Amazing 8-Sided Bottle…Is It Baltimore?
29 August 2014
As part of the “Dale Mlasko and great bottles found at the bottom of a San Francisco Hole Week” we now show you this amazing utility or ink bottle that Dale found in the San Francisco gold rush collection that he is going through, box by box. Read: The E. Julin – ABO football sized torpedo Read: Bertinguiot… French or American Inks?
“Hi Ferdinand, Here is an amazing eight sided medicine (ink?) found in an early 1960s dig in San Francisco. While it has no embossing, it is crude with a tubular pontil and trails of black slag throughout. The whittle effect is amazing. It is 6 1/2″ tall. I have been told that it may be Baltimore blown? Any thoughts? Thanks, Dale Mlasko”
I was curious why one would say Baltimore on this bottle. I mean I know it may have been a much earlier predecessor to other multi-sided bottles out of Baltimore like the Wheeler’s Berlin Bitters, Walters & Company, London Medicated Health Restorer and the ten-sided Greensfelder & Laupheimer. Buy why Baltimore? Some felt so sure of this when this bottle was posted on the PRG Facebook page. The comment I was most looking for came in from noted Baltimore bottle authority Chris Rowell.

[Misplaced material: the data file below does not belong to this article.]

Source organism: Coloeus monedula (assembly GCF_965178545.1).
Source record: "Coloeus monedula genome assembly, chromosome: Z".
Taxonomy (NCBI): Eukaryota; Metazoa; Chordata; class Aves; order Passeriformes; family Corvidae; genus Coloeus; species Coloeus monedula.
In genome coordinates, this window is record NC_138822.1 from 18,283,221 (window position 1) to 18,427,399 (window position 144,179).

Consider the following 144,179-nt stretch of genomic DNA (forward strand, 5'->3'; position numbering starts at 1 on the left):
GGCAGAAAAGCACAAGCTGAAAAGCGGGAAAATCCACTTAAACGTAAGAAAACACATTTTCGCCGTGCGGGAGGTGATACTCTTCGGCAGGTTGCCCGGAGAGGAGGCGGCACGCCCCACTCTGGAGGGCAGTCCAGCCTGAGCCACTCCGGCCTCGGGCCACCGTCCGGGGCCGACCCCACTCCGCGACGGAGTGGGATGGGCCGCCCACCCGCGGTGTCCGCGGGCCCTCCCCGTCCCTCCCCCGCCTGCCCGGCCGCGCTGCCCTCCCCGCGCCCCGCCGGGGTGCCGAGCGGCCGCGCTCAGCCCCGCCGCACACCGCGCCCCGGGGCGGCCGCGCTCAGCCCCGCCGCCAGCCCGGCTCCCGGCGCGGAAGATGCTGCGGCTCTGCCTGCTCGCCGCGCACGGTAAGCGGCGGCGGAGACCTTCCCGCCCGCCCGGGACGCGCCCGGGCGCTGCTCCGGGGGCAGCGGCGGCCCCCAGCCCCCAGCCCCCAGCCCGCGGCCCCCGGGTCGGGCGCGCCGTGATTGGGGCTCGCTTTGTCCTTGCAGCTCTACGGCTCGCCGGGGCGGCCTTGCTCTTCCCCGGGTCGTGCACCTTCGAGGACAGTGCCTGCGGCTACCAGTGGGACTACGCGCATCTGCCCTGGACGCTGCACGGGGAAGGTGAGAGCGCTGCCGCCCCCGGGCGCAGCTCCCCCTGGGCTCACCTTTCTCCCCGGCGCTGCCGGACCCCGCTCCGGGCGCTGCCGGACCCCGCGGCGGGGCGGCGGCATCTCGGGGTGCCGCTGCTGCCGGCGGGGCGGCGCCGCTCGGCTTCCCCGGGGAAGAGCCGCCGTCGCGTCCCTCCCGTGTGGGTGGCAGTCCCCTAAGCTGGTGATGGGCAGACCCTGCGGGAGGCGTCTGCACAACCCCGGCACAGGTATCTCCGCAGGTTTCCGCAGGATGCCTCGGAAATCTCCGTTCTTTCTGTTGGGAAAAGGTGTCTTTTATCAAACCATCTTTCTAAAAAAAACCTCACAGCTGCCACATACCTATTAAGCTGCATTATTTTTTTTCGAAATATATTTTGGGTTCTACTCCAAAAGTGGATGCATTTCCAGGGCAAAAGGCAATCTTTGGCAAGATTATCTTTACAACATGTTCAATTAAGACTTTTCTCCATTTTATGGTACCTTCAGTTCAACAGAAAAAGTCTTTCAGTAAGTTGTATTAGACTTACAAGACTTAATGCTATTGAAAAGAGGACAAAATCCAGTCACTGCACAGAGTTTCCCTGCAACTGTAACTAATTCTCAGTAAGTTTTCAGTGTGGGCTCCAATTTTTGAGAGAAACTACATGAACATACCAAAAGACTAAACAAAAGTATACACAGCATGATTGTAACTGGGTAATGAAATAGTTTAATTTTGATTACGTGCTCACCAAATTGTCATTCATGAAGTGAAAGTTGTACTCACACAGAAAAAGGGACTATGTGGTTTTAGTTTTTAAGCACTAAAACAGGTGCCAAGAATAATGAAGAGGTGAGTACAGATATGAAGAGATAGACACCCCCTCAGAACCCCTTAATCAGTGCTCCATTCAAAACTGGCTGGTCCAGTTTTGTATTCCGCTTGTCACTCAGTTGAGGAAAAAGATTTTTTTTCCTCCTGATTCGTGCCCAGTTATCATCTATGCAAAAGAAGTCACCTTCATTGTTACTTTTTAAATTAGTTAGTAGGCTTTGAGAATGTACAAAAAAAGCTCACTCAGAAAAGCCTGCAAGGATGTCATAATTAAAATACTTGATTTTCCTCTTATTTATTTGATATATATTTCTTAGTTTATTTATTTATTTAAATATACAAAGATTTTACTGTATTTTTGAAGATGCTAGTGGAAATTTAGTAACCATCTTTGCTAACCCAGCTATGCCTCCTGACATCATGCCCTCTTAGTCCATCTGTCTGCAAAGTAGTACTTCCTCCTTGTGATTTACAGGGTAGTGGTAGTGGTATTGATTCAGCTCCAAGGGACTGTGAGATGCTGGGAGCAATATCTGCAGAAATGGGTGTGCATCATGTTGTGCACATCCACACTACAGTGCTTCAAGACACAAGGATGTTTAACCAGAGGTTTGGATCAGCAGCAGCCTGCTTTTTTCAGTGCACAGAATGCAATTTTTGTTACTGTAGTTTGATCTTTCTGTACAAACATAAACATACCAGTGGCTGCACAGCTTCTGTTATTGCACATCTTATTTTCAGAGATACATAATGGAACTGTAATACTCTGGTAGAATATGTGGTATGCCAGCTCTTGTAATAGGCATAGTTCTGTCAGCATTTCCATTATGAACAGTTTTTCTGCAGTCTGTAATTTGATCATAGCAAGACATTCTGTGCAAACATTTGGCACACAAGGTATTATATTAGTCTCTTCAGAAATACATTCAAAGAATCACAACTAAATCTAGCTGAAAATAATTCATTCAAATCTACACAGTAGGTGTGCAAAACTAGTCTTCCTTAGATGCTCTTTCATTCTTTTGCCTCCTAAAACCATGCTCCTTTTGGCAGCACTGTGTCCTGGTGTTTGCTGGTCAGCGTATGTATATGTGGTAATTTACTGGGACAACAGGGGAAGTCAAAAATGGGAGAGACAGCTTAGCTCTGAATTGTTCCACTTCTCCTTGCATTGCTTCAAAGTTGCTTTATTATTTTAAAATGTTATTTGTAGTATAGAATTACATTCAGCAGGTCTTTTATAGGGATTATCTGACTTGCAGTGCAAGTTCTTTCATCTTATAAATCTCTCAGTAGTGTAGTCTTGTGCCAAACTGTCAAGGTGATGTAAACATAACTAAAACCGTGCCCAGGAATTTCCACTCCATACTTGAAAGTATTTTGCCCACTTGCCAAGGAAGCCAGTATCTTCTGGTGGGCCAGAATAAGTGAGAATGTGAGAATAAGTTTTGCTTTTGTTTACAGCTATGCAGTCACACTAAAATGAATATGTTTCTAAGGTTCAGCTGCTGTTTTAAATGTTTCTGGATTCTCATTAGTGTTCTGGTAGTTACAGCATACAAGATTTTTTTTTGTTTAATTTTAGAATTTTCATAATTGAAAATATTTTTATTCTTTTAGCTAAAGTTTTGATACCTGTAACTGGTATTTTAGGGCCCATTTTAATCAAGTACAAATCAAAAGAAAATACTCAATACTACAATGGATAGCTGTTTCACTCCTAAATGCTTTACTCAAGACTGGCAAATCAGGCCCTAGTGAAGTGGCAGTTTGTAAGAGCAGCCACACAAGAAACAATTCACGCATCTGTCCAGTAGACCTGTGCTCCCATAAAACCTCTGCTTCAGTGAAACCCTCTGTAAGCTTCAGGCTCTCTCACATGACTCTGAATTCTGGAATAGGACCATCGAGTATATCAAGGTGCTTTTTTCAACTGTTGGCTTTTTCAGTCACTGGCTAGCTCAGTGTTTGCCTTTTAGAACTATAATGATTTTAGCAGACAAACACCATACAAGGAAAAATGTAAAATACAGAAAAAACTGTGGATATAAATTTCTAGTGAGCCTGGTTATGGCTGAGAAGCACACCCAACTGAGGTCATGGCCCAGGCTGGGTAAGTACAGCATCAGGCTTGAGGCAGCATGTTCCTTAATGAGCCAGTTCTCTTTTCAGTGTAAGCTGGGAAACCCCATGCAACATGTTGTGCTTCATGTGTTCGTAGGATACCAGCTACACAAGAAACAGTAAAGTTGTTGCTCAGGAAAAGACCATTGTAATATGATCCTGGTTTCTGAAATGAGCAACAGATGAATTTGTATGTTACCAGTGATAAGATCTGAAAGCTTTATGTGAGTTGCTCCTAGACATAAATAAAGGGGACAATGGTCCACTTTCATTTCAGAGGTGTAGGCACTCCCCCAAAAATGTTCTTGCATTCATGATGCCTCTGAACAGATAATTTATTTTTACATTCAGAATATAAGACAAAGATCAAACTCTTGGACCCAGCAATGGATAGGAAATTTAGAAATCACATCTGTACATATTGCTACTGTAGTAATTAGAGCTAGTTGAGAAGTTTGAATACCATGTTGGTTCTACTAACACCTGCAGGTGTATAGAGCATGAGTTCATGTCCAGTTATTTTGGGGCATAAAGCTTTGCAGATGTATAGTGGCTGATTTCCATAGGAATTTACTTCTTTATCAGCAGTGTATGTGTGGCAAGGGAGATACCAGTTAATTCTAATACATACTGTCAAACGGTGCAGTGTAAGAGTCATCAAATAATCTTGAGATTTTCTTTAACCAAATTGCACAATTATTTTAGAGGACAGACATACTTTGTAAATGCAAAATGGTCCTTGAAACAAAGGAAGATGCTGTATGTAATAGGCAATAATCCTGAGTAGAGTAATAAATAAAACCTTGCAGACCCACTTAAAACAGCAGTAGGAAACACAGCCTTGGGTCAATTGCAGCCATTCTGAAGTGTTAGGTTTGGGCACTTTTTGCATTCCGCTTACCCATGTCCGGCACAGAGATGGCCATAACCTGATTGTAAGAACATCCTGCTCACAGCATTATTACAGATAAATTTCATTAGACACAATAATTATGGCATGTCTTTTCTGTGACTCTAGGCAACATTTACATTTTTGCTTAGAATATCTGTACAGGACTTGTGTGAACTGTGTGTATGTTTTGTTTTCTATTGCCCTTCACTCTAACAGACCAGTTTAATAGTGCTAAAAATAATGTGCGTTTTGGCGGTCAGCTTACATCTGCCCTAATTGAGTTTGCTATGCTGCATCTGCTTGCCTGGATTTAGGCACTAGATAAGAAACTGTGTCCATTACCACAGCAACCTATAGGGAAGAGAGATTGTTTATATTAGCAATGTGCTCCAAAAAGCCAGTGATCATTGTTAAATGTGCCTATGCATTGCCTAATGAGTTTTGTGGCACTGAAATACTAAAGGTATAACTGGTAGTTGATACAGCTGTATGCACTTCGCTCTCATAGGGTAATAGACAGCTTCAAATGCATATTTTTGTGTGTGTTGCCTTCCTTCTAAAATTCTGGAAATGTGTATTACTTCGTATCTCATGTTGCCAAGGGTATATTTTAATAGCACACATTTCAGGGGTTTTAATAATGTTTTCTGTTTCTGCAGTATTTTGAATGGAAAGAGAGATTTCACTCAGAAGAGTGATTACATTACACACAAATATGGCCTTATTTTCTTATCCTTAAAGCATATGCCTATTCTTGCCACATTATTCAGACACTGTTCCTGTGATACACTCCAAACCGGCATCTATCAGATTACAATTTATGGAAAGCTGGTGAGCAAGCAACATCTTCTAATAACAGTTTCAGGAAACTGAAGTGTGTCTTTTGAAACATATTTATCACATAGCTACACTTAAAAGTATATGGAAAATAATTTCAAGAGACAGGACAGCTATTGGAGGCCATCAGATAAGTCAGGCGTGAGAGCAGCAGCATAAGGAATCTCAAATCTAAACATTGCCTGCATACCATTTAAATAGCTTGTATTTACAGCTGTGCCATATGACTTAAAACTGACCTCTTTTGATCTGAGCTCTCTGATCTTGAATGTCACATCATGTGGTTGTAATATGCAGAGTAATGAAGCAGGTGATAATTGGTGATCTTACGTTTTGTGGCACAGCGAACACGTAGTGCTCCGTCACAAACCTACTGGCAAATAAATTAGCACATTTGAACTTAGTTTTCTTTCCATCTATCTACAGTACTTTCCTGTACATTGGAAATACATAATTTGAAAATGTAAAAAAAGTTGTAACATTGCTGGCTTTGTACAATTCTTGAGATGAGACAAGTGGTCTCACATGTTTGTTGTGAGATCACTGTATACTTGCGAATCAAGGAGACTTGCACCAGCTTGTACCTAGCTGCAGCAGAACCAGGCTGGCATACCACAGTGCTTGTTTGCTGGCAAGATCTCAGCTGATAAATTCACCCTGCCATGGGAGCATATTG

“I would not jump right to Baltimore with these. I have seen pictures of a few of them. And they all seem to be exactly the same color. Sort of a yellow amber. Almost all “amber” Baltimore blown bottles from the 1840s have peach, topaz, or puce tones to the glass. True yellow amber would be a scarce color for Baltimore glass of that era. I would agree with calling them Mid Atlantic. But I can’t rule out a New Jersey or Philadelphia area glass house yet with these.” – Chris Rowell
Noted New England collector Michael George added the following with a picture (below):
“I have one that has the same CRAZY whittle, in a beautiful orange amber color! Really cool utility bottles!” – Michael George
Another interesting follow-up comment from Dale Mlasko:
“What is scary is that the color, texture and pontil look eerily like Baker & Cutting. I know of 5 of these all dug in early pits in San Francisco.” – Dale Mlasko